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In the linear regression models, the model prediction $y(x, w)$ is given by a linear function of the parameters $w$. In the simplest case, the model is also linear in the input variables and therefore takes the form $y(x) = w^T x + w_0$, so that $y$ is a real number. For classification problems, however, we wish to predict discrete class labels, or more generally posterior probabilities that lie in the range $(0, 1)$. To achieve this, we consider a generalization of this model in which we transform the linear function of w using a nonlinear function $f(\cdot)$ so that

$$y(x) = f(w^T x + w_0).$$

Question: I am taking my first course in machine learning and am unable to wrap my head around the reason for the need to transform the linear function of $w$ into a non-linear function. And also could someone post a simple example of such a transformation.

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The reason for requiring $f$ is simple: when we're classifying, we want a predicted class, either 0 or 1. But a linear function of the inputs $w^T x + w_0$ won't be equal to 0 or 1; assuming we don't have constraints on $x$, it could be literally any real number.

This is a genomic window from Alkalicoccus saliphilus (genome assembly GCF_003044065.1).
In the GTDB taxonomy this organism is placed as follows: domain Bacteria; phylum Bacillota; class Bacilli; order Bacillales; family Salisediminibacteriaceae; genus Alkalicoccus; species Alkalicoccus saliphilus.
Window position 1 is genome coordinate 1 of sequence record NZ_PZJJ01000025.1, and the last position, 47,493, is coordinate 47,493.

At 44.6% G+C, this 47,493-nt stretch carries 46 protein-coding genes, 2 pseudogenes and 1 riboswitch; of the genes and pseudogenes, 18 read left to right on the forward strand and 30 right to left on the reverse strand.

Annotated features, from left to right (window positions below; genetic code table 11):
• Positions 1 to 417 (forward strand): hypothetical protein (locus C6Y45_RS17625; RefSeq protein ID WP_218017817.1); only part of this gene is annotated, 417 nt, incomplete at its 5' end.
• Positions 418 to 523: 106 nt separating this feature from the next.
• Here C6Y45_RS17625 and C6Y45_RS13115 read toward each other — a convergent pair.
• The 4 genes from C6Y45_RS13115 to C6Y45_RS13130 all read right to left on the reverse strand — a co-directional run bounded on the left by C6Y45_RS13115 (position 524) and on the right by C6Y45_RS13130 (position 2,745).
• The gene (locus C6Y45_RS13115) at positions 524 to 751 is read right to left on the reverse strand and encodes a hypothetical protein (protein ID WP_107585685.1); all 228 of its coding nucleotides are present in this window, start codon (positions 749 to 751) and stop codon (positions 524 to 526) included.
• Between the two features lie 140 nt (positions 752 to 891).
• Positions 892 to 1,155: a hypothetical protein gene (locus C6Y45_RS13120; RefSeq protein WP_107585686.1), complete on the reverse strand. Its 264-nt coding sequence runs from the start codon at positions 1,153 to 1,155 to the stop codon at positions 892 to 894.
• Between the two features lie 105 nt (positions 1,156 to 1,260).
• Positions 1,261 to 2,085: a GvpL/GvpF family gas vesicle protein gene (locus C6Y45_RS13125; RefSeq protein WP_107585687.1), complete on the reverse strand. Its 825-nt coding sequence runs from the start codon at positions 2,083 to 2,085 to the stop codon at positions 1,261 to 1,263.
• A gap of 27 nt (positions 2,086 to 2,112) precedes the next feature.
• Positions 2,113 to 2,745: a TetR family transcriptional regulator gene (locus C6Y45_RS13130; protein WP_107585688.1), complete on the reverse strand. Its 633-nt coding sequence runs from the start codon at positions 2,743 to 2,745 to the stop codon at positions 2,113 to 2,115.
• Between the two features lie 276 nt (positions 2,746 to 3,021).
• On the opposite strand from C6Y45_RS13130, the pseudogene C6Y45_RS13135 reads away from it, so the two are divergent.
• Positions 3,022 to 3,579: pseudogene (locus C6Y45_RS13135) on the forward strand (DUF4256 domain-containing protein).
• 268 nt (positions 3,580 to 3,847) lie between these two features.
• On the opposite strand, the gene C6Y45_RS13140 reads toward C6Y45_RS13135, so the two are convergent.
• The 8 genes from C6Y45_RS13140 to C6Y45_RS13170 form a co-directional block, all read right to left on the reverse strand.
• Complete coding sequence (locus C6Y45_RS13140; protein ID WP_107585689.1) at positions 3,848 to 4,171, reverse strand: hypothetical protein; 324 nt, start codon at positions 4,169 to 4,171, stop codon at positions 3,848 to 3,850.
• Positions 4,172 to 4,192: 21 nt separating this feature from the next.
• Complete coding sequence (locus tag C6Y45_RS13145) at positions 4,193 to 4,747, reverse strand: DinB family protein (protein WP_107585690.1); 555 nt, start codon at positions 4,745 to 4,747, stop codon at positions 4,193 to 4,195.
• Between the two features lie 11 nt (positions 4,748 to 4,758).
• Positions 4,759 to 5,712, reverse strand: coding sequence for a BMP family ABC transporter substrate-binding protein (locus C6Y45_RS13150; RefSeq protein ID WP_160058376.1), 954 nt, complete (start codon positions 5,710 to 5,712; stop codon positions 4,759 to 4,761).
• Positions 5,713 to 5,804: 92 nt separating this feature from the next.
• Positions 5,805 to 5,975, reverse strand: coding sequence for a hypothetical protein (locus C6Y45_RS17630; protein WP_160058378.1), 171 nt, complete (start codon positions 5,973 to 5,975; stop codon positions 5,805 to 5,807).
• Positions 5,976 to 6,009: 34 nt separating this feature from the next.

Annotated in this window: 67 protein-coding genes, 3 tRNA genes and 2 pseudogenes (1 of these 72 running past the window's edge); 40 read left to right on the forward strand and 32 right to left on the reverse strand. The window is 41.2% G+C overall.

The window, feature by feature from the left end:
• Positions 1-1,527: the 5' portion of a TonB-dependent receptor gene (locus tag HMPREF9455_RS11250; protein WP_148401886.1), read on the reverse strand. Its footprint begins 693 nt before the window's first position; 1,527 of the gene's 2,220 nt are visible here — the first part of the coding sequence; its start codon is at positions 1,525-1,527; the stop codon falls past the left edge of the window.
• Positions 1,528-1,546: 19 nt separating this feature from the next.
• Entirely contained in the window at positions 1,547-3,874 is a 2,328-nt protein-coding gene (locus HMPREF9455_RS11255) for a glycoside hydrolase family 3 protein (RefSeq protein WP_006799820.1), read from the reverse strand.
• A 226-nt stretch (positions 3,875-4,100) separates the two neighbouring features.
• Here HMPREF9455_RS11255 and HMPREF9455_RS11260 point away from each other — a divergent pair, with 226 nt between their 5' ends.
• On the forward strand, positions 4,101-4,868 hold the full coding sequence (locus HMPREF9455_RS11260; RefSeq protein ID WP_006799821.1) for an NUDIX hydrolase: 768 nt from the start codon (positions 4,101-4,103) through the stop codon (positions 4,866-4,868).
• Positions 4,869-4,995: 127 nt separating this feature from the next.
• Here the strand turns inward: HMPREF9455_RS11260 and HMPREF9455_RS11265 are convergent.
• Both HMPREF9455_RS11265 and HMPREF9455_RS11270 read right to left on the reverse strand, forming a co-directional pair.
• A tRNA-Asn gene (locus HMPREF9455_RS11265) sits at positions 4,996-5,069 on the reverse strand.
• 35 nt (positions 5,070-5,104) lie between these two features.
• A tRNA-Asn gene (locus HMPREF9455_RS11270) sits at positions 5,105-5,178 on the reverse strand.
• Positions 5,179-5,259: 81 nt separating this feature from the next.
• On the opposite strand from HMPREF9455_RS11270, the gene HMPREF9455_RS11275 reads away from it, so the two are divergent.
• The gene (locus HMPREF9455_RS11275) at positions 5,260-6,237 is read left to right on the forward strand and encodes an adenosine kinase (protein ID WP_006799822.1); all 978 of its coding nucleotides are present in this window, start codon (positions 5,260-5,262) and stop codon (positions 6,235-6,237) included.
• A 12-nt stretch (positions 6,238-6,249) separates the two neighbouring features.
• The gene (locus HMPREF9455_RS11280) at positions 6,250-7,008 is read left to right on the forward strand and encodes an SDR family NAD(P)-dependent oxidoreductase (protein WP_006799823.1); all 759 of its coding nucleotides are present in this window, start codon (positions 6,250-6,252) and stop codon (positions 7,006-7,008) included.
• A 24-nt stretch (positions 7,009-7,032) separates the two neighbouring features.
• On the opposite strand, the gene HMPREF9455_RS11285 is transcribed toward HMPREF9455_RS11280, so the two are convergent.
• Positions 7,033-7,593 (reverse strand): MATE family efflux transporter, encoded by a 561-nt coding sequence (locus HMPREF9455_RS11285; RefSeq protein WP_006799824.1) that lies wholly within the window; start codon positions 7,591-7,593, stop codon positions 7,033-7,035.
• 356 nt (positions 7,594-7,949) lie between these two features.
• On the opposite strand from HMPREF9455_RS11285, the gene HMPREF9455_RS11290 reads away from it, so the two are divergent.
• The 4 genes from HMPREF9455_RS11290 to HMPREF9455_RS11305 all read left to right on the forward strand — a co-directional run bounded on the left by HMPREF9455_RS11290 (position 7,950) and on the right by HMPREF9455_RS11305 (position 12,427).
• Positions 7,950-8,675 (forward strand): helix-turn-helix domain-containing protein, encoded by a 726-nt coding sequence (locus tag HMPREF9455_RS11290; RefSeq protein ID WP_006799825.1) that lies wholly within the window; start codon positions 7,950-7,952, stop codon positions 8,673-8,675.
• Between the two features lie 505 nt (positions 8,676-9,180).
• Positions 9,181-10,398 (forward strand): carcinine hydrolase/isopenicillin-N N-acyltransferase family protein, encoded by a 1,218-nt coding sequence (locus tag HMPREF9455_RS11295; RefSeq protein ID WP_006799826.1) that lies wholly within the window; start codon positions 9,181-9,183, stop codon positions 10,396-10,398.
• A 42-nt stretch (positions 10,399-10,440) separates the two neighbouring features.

So, to turn a real number prediction into a class label output, we need to somehow map it into either 0 or 1. The simplest $f$ would be a hard threshold:

$$f(x) = \begin{cases} 1 & \text{if } x > 0 \\ 0 & \text{if } x \le 0\end{cases}$$ (where what to do for $x = 0$ is arbitrary).

If instead we want to predict probabilities, we could use the logistic function

$$f(x) = \frac{1}{1 + e^{-x}}$$

which looks like

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